Women Writing War and Empire: Gender, Poetry and Politics in Britain during the Napoleonic Wars

TitleWomen Writing War and Empire: Gender, Poetry and Politics in Britain during the Napoleonic Wars
Publication TypeBook Chapter
Year of Publication2010
AuthorsRendall, Jane
EditorHagemann, Karen, Gisela Mettele, and Jane Rendall
Book TitleGender, War and Politics: Transatlantic Perspectives, 1775-1830
Pagination265–283
PublisherPalgrave Macmillan
CityBasingstoke, UK; New York
Abstract

This chapter explores  patriotic and pacifist writings by British female authors published during the Napoleonic Wars. One example for a pacifist poem is Eighteen Hundred and Eleven by Anna Barbauld, published in 1812. Barbauld was then aged sixty-eight, a dissenter in religion, a pacifist and a much-published poet and educationalist. She wrote of Britain’s military engagement in the global ‘storm of war’ as part of the expansion of its empire and commerce. She did so in no triumphalist spirit but in meditation on the destructive effects of a war that brought with it famine, death and economic ruin to a once free and powerful nation. Published at the height of the Peninsular War, the poem evoked a hostility from critics that has become legendary. Most reviewers denounced it as unpatriotic and subversive, its criminality exacerbated by the sex of the writer and her technical accomplishment.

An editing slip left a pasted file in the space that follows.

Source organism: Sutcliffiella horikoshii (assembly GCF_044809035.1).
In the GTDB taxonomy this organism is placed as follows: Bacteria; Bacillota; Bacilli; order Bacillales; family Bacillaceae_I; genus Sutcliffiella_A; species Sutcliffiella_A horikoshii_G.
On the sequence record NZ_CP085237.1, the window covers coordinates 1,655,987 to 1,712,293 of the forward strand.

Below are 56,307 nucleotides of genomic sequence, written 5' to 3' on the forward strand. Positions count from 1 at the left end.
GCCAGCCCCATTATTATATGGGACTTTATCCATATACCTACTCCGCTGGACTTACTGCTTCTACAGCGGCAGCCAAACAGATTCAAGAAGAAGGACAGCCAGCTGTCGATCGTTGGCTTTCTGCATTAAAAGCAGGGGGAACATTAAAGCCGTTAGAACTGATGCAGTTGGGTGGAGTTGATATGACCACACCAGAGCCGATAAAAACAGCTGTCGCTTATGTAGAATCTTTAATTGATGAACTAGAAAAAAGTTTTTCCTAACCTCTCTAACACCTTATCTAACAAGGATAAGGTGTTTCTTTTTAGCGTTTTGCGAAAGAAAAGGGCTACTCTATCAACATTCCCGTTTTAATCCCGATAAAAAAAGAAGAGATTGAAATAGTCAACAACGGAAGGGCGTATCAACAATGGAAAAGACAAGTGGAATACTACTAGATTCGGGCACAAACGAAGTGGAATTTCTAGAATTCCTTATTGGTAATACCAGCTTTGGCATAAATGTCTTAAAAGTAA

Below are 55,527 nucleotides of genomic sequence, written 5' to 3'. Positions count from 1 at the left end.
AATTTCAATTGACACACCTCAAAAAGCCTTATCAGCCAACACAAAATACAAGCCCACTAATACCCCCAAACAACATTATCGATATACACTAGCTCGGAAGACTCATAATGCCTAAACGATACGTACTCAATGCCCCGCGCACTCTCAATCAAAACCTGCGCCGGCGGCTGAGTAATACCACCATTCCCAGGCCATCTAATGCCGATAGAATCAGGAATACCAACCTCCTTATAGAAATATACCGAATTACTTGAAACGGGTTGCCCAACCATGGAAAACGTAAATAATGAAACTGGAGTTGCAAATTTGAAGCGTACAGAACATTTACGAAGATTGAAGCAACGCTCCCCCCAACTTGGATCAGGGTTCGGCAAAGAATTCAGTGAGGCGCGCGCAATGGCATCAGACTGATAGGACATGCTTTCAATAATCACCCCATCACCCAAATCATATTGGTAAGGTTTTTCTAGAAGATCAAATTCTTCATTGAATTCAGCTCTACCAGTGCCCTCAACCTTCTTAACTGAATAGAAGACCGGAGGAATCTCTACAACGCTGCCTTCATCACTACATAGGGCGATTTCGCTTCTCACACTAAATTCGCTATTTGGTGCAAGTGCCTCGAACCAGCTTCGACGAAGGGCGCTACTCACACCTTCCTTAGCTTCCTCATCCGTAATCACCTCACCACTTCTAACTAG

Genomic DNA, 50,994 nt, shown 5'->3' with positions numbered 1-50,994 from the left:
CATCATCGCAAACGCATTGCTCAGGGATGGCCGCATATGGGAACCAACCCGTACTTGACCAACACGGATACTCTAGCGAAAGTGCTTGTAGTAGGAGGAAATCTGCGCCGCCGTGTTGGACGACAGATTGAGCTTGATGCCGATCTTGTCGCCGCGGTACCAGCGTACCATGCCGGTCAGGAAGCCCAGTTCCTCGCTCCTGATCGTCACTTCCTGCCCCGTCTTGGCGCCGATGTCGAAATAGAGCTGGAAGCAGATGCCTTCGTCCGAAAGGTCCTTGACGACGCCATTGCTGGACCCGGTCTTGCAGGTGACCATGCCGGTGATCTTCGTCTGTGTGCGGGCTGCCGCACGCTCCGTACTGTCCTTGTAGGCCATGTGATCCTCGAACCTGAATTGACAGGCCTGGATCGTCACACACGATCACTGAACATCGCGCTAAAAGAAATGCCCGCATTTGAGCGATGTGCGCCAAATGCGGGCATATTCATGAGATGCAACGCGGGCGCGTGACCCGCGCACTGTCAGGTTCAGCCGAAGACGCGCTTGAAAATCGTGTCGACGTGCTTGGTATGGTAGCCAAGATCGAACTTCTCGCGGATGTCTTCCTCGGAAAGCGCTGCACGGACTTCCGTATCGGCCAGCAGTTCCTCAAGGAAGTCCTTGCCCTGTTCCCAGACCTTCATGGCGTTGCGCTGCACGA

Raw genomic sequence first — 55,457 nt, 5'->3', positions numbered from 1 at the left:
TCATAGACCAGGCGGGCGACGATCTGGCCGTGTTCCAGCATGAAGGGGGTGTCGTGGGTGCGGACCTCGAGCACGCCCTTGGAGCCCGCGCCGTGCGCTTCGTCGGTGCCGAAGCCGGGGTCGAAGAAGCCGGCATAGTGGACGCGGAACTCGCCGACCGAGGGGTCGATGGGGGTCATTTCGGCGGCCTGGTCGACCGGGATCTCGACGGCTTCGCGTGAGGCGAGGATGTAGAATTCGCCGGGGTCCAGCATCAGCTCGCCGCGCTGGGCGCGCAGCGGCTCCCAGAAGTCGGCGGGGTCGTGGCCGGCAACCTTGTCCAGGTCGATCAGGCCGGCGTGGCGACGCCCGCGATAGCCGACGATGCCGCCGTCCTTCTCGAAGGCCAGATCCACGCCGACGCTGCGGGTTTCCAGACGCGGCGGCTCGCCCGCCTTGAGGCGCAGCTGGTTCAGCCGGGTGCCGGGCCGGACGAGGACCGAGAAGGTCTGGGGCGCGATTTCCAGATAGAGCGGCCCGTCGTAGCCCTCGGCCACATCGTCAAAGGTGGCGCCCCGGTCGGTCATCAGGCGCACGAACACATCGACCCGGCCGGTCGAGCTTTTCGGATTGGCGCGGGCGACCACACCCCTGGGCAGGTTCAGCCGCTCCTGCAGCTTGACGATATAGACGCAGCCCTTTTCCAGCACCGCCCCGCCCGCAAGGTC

URLhttps://link.springer.com/chapter/10.1057/9780230283046_14
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903077709

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